Here's what has me all worked up: I successfully printed photograms with non-chloride silver salts. I tested out potassium iodide and Old Workhorse Bromo-Iodizer as catalysts for salt printing, along with a sodium chloride control print and an ammonium chloride side-test. Everything produced a clear, visible image. I'm going to discuss first the basic parameters of the experiment, the controls, and then get into the preparation and results for each halide solution.
|Test sheets prior to exposure.|
All but one show significant fogging.
Bromo-Iodizer Solution: I used the Bostick & Sullivan Old Workhorse Bromo-Iodizer directly out of the bottle, with no changes to the solution. The solution is easy to coat, and has a strong yellow color that makes it easy to tell where your paper has been coated. It smells strongly of alcohol and should be used only in well-ventilated areas. The bottle should be capped immediately after the solution is extracted.
Potassium Iodide Solution: This chemical comes as a transparent/white crystal solid. I mixed 6 grams of the crystals into 200ml of water to make a 3% solution. I didn't use nearly so much, but I didn't have a small enough mixing container to measure less than 200ml water with accuracy.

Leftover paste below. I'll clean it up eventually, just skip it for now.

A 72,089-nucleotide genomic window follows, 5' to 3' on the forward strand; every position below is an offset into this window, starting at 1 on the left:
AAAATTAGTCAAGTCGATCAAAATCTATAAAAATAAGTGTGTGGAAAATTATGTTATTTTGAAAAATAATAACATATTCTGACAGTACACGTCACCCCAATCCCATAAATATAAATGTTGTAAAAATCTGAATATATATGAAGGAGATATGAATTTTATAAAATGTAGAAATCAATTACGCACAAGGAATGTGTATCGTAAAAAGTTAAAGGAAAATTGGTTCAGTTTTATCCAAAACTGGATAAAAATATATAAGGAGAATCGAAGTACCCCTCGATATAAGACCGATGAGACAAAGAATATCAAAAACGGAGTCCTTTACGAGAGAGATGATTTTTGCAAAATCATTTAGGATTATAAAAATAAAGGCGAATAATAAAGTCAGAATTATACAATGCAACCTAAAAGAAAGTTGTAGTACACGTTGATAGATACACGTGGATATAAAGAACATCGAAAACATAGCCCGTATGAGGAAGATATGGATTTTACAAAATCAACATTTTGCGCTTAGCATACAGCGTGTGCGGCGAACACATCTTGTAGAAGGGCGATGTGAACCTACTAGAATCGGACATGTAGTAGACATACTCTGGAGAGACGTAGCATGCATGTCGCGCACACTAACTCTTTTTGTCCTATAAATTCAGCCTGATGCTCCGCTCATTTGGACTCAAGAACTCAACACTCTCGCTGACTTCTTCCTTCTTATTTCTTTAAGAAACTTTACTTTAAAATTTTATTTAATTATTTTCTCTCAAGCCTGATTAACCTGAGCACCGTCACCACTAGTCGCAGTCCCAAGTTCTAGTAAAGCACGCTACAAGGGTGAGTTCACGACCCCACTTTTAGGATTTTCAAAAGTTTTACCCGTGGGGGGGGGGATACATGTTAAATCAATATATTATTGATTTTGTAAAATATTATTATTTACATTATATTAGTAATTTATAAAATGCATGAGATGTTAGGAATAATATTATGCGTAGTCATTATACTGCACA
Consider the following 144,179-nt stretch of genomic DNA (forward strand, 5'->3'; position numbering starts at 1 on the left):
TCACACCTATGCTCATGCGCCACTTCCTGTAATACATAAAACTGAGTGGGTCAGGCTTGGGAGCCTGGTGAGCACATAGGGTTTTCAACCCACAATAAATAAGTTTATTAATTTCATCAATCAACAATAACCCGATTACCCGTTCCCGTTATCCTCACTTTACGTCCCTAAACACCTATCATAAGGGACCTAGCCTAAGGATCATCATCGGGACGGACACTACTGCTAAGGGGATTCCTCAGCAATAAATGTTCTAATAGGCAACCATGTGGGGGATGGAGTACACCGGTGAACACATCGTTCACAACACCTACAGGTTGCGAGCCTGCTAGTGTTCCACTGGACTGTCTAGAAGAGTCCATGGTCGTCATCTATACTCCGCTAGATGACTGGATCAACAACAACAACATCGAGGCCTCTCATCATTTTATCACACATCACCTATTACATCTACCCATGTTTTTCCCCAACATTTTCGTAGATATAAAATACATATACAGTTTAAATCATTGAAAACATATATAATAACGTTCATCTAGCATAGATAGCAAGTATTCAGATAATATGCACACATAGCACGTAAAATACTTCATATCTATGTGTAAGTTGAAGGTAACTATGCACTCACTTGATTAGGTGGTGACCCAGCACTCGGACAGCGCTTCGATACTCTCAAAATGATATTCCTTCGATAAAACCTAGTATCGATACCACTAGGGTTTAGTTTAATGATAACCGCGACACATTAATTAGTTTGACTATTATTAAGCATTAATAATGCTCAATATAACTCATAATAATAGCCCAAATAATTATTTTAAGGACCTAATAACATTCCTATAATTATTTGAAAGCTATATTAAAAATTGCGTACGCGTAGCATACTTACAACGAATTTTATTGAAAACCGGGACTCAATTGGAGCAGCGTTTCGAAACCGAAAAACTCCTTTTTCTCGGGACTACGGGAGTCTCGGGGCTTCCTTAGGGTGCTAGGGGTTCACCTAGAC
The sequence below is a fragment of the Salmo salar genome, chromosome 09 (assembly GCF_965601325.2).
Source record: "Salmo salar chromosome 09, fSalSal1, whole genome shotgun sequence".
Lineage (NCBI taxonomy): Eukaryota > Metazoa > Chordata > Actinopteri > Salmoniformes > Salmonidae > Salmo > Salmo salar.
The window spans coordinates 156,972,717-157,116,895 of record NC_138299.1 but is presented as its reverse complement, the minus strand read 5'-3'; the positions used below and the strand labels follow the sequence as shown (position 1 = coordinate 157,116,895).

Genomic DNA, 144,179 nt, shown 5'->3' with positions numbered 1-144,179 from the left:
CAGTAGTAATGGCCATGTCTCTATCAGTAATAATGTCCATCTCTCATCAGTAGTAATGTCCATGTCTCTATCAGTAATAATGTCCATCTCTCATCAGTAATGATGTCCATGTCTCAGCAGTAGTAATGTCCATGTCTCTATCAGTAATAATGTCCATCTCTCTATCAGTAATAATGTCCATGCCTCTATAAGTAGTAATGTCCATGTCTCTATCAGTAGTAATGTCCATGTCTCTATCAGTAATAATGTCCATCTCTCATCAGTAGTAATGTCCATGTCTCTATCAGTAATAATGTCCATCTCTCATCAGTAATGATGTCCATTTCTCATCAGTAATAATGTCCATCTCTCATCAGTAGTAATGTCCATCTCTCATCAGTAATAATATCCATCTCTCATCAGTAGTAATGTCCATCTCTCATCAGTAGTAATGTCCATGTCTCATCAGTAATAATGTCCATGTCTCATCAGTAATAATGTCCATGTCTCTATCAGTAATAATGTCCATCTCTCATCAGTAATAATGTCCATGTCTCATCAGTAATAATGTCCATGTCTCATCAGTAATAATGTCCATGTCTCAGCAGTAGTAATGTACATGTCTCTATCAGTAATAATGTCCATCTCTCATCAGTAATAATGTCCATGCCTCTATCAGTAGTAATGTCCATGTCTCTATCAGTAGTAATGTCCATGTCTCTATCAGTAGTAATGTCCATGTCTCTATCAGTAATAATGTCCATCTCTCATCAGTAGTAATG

Ammonium Chloride Solution: This is a shiny white powder that does not readily dissolve in water. It required a lot of stirring, and left a film of bubbles and fragments floating in the solution. Again, I mixed the same 6 grams of solid to 200ml of water, resulting in a 3% solution.
The prints were made in windows at my apartment, on a clear, sunny day. I exposed all four prints for 2 hours before pulling them and scanning the resulting images. None of them have been fixed, though I may do a potassium iodide fixing test just to see what happens.
So, my final thoughts? I'm very excited to have proven to myself that silver chloride is not the only halide that can be used in salt printing. The potassium iodide image is considerably blander than I had hoped for, but the strange jade color of the bromo-iodizer image gives me hope for future tests. I still haven't tested potassium bromide by itself, or tested non-potassium forms of bromide and iodide. I know from previous experience that potassium chloride isn't the best form of chloride to use, so maybe potassium bromide and potassium iodide aren't the best forms of those halides, either. I'm going to look into obtaining other solutions of bromide and iodide, maybe even some alternate forms of chloride. The ammonium chloride is similar enough to sodium chloride, but I've yet to test pure potassium chloride to see the result. I've only ever used it in a "lite salt" mixture: 50% sodium chloride and 50% potassium chloride.
There's just so much more to do, Spiders!